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  1. #31

    Default Re: people who are passionate about fragrance

    When I did my counselling training we did a lot of testing of ourselves and each other. One of the discoveries I had was that my major modality is kinesthetic. This means that smell, touch, fine fabrics and *experiencing* living through the senses was very important to me. So I think this theory definitely holds up. I am very picky about food - not so much fine wines etc, but that's just because I'm not particularly enthralled by alcohol, and I love soft and/or interesting fabrics. Smell is one of the most important senses to me, and the evocation of memory by smell is absolutely magical. What a fascinating topic to write about - good luck with your article.
    "I don't know the key to success,
    but the key to failure is trying to please everybody."
    Bill Cosby

  2. #32

    Default Re: people who are passionate about fragrance

    That's interesting about modalities, Clemmie. My predominate modality is auditory, and I find that I particularly enjoy reading and hearing descriptions of fragrances. Language, for me, is the first hook. It's what makes me want to sample and sniff.

    Books like Perfumes: The Guide by Turin & Sanchez, and web forums like this one are a great draw for me, and I SO appreciate the finesse that so many perfume lovers seem to have with the written word. These people frequently leave me in awe, and because of them I've discovered many scented treasures.

    I look forward to seeing the article, Mimi!

  3. #33
    arwen_elf's Avatar
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    Default Re: people who are passionate about fragrance

    Perfume is such a big part of my private life. It is something I only share with all of you nice people, and I guess the people that have to smell my perfumes everyday. I don't talk to my co-workers about it and my husband really does not understand but lets me be.

    I have loved perfume since I was little, although my mom was a one-perfume lady (Femme). I have even taken some of my dad's fragrances. He loved Egoiste and Declaration Essence and now I wear them too.

    Perfume is my refuge from everything in the outside world, my little private playground and gives me a lot of joy!

  4. #34

    Default Re: people who are passionate about fragrance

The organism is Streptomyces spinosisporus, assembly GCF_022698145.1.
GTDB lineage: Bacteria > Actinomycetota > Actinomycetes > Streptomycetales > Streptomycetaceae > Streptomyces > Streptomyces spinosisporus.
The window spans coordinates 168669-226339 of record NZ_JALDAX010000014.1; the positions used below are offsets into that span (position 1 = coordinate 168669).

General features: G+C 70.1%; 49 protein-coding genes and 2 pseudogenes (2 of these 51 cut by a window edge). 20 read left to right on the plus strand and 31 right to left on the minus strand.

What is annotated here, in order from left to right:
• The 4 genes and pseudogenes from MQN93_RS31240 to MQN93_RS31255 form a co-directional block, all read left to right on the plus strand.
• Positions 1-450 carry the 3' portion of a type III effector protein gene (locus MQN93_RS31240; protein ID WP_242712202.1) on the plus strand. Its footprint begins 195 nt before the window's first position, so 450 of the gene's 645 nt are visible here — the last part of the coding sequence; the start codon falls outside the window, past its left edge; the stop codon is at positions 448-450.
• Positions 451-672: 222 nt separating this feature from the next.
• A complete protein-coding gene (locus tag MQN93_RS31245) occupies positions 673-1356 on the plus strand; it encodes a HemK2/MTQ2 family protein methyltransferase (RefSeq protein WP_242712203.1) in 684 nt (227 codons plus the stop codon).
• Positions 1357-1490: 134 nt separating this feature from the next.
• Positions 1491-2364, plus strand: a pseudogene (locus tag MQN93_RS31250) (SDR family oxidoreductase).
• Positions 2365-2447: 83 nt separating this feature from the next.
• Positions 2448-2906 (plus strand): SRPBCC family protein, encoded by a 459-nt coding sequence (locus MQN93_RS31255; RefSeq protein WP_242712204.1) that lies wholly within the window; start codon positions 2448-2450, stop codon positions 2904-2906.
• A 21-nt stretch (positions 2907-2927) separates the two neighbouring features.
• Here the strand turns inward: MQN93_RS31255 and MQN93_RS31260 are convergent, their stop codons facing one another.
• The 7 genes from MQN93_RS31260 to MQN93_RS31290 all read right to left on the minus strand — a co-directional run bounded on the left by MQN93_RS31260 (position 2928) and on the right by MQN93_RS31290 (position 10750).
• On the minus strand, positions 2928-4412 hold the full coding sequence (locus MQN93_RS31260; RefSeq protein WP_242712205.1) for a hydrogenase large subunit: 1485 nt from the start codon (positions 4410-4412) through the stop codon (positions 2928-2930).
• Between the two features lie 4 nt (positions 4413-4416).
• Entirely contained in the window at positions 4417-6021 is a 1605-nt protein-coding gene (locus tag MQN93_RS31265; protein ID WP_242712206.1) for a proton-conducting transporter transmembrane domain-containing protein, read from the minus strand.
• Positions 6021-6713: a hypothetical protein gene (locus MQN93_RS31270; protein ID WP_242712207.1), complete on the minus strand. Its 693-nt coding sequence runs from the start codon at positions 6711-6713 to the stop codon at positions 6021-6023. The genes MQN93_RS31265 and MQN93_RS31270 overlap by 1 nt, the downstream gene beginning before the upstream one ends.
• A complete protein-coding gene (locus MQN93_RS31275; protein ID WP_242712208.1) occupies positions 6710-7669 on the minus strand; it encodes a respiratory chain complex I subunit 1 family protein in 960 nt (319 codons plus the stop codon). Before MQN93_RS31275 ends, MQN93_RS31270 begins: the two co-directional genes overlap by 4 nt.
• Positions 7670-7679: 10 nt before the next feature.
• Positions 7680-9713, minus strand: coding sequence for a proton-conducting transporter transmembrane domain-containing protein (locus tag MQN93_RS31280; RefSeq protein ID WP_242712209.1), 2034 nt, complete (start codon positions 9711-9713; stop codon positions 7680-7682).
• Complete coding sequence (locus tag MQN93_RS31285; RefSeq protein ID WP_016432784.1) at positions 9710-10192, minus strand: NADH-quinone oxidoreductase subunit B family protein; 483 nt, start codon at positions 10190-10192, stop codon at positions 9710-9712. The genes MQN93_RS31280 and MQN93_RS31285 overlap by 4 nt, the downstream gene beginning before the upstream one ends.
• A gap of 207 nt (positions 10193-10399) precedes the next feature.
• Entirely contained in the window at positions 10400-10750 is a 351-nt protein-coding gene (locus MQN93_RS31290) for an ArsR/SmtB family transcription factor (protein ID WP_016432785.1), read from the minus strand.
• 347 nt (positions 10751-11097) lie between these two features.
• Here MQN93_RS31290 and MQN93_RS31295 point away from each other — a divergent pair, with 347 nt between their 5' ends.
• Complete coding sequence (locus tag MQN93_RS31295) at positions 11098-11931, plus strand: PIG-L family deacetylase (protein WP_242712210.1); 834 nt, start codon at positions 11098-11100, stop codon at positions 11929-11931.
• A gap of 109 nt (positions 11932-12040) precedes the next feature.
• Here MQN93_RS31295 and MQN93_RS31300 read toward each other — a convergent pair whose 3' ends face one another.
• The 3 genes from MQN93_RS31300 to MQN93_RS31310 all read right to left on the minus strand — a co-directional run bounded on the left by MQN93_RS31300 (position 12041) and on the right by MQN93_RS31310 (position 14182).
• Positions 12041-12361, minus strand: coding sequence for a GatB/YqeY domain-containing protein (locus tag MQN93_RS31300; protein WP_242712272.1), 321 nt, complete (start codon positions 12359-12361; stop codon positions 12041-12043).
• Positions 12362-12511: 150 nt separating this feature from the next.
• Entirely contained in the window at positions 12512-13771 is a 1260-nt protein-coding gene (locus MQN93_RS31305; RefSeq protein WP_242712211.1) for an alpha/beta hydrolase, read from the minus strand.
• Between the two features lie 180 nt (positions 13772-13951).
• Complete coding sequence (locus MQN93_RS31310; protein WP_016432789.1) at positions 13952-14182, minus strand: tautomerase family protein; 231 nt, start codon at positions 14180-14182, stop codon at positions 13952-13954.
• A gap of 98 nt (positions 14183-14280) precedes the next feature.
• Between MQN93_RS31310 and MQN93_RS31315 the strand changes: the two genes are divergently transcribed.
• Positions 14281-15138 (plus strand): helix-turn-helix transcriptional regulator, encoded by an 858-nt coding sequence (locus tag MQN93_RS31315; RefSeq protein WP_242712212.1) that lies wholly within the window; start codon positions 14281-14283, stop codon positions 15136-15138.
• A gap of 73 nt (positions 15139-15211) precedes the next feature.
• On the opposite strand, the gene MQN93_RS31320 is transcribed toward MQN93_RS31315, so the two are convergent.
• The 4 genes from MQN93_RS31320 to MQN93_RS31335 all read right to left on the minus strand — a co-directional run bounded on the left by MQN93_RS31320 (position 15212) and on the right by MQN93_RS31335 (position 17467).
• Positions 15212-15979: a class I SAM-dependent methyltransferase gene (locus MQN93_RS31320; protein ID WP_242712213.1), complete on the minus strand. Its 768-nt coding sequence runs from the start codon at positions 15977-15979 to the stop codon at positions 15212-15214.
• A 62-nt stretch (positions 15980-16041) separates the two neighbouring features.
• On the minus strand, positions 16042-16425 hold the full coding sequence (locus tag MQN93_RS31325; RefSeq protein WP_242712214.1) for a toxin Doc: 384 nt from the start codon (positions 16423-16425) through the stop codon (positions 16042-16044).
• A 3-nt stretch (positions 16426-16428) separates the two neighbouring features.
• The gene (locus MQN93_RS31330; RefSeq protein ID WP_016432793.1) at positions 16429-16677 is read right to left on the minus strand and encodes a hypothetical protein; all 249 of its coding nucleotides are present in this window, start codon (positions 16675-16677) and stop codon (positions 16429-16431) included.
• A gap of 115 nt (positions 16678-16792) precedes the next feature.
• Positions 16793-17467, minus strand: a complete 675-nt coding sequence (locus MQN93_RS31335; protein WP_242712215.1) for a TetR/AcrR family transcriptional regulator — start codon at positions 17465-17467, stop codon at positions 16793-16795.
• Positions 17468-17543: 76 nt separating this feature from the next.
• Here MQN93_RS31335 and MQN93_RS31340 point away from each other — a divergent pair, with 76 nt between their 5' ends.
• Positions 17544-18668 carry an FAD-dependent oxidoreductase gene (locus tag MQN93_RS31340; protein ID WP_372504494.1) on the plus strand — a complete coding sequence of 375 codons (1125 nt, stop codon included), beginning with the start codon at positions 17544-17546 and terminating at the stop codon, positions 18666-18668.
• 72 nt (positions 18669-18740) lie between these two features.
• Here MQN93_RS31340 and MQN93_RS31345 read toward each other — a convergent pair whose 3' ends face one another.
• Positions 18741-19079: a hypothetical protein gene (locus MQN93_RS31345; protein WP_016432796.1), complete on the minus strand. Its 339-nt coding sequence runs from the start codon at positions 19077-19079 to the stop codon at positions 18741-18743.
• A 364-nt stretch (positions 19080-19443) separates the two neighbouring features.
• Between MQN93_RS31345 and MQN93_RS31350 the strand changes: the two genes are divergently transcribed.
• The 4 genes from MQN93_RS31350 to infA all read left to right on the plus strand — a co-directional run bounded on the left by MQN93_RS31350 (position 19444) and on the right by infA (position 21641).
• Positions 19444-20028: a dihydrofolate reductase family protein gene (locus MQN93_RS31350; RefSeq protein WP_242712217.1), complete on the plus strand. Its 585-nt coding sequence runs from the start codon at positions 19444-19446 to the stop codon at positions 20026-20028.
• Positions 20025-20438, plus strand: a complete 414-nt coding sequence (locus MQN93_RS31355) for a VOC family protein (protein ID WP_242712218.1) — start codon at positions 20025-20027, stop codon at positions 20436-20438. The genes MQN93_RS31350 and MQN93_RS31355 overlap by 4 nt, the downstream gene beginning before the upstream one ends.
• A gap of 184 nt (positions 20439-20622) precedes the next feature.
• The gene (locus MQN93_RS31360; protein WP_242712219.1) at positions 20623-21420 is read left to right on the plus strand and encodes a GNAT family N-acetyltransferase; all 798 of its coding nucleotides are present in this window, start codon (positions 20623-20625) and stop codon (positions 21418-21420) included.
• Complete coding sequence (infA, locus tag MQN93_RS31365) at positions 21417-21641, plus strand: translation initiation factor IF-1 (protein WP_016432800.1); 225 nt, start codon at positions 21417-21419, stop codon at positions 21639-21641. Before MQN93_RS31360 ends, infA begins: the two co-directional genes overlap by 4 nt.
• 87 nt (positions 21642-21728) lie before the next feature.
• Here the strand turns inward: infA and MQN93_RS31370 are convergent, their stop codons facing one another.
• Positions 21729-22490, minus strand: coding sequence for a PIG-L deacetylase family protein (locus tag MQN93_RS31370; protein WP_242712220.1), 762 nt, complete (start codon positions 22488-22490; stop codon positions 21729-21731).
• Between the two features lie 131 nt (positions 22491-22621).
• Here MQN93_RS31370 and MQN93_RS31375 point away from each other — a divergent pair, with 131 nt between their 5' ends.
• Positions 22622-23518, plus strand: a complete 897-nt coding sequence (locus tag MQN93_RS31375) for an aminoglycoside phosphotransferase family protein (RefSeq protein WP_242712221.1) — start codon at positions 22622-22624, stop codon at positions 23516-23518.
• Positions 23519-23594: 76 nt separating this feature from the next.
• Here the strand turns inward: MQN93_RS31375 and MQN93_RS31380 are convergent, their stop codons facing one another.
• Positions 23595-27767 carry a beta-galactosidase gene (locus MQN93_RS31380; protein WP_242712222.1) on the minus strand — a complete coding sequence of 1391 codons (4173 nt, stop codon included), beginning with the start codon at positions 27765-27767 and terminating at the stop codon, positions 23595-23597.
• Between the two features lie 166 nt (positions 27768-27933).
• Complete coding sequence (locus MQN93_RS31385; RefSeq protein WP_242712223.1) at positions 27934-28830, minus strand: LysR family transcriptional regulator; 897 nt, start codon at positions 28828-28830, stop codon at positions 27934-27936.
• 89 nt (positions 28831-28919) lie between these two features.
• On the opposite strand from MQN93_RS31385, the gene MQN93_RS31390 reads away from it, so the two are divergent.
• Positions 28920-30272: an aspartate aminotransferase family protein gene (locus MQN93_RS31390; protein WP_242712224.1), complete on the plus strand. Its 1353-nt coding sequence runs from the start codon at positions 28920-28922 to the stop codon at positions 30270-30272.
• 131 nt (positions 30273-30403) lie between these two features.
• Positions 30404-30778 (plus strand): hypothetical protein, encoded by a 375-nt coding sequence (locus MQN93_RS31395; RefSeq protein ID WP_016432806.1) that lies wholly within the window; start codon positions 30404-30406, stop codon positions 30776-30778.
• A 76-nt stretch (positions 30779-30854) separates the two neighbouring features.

I agree with Haunani about language being the primary trigger for my interest in perfume. As a market researcher by profession, the urge to classify and look for patterns and similarities between things is a source of great satisfaction. So too is the ability to capture a scent in words, even if this means resorting to the florid and silly metaphors to which I am prone, such as "Blair Witchy" or "mouldy crypt"-like, or "leaf peeping coyly through a freshly creosoted fence" or "rose petal-strewn molten creamy white leather in the back of an old Bentley". My nose is nowhere near acute enough to pick out all the notes accurately, but if I can communicate the feel of a perfume evocatively, I find that very cathartic!

    Basically, I started out one afternoon in January idly googling three perfumes a friend used to wear a lot - and which I didn't much care for - to see whether they shared any common notes (uncannily so, as it turned out!). By the end of a week I had filled three Lever Arch files with print outs from Osmoz and blog sites, filed by fragrance family.

    The next step was to acquire samples to check out the things which had caught my interest during this intensive research phase. This began on a small scale, but the floodgates quickly opened and my collection now runs into the several hundreds, some 7 months later. As the intellectual pastime gained a physical dimension, it was as though a whole new world of sensory pleasure was opening up, with apparently limitless variation. Yes, the therapeutic and escapist value of fragrance is immense, and something I had never recognised or experienced in my previous 30 years of random and indifferent usage of the stuff!

    It would not be stretching a point to say that this interest in perfume came upon me so suddenly and forcibly that it was akin to a religious conversion, not least because I now feel compelled to spread the word amongst my friends and invite them along for testing sessions (got to get through my 8+ years' stock for one thing!). When someone who is perhaps stuck in a rut finds a new scent they really like thanks to my nudging them in the right direction, that is very gratifying.

    So the benefits are in fact threefold, now I think about it - intellectual, physical, and "philanthropic"!